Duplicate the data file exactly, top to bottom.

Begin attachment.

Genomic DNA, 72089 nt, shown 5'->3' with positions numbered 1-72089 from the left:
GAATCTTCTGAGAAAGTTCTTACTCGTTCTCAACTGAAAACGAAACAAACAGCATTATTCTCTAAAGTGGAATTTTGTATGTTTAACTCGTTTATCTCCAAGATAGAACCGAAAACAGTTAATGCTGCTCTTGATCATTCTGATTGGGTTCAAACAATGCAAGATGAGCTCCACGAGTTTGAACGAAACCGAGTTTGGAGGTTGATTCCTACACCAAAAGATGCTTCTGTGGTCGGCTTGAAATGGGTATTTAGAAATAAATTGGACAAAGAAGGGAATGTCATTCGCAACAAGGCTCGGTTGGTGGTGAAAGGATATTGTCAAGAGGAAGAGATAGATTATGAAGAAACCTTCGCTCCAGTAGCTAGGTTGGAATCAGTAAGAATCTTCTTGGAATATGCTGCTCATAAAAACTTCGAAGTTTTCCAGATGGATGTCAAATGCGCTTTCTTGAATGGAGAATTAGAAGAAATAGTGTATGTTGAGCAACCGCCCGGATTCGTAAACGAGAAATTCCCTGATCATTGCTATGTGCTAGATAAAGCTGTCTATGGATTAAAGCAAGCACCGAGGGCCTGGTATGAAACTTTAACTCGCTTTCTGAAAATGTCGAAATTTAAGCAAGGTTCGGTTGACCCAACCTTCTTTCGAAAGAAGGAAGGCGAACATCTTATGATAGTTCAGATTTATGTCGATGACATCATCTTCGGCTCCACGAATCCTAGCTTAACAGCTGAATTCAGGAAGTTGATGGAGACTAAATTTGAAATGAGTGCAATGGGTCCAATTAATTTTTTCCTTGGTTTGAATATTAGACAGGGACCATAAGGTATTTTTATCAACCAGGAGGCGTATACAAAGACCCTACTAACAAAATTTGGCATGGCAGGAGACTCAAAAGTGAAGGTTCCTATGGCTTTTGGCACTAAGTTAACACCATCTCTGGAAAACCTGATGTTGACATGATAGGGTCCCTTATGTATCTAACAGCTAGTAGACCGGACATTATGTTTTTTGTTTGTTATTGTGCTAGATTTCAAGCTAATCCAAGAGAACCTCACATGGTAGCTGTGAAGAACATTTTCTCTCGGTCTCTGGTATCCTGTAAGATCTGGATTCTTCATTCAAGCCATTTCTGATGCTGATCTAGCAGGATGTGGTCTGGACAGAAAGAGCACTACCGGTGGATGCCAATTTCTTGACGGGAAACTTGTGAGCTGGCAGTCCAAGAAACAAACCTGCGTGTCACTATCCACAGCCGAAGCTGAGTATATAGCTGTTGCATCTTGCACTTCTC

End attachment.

Genomic DNA, 72089 nt, shown 5'->3' with positions numbered 1-72089 from the left:
GAATCTTCTGAGAAAGTTCTTACTCGTTCTCAACTGAAAACGAAACAAACAGCATTATTCTCTAAAGTGGAATTTTGTATGTTTAACTCGTTTATCTCCAAGATAGAACCGAAAACAGTTAATGCTGCTCTTGATCATTCTGATTGGGTTCAAACAATGCAAGATGAGCTCCACGAGTTTGAACGAAACCGAGTTTGGAGGTTGATTCCTACACCAAAAGATGCTTCTGTGGTCGGCTTGAAATGGGTATTTAGAAATAAATTGGACAAAGAAGGGAATGTCATTCGCAACAAGGCTCGGTTGGTGGTGAAAGGATATTGTCAAGAGGAAGAGATAGATTATGAAGAAACCTTCGCTCCAGTAGCTAGGTTGGAATCAGTAAGAATCTTCTTGGAATATGCTGCTCATAAAAACTTCGAAGTTTTCCAGATGGATGTCAAATGCGCTTTCTTGAATGGAGAATTAGAAGAAATAGTGTATGTTGAGCAACCGCCCGGATTCGTAAACGAGAAATTCCCTGATCATTGCTATGTGCTAGATAAAGCTGTCTATGGATTAAAGCAAGCACCGAGGGCCTGGTATGAAACTTTAACTCGCTTTCTGAAAATGTCGAAATTTAAGCAAGGTTCGGTTGACCCAACCTTCTTTCGAAAGAAGGAAGGCGAACATCTTATGATAGTTCAGATTTATGTCGATGACATCATCTTCGGCTCCACGAATCCTAGCTTAACAGCTGAATTCAGGAAGTTGATGGAGACTAAATTTGAAATGAGTGCAATGGGTCCAATTAATTTTTTCCTTGGTTTGAATATTAGACAGGGACCATAAGGTATTTTTATCAACCAGGAGGCGTATACAAAGACCCTACTAACAAAATTTGGCATGGCAGGAGACTCAAAAGTGAAGGTTCCTATGGCTTTTGGCACTAAGTTAACACCATCTCTGGAAAACCTGATGTTGACATGATAGGGTCCCTTATGTATCTAACAGCTAGTAGACCGGACATTATGTTTTTTGTTTGTTATTGTGCTAGATTTCAAGCTAATCCAAGAGAACCTCACATGGTAGCTGTGAAGAACATTTTCTCTCGGTCTCTGGTATCCTGTAAGATCTGGATTCTTCATTCAAGCCATTTCTGATGCTGATCTAGCAGGATGTGGTCTGGACAGAAAGAGCACTACCGGTGGATGCCAATTTCTTGACGGGAAACTTGTGAGCTGGCAGTCCAAGAAACAAACCTGCGTGTCACTATCCACAGCCGAAGCTGAGTATATAGCTGTTGCATCTTGCACTTCTC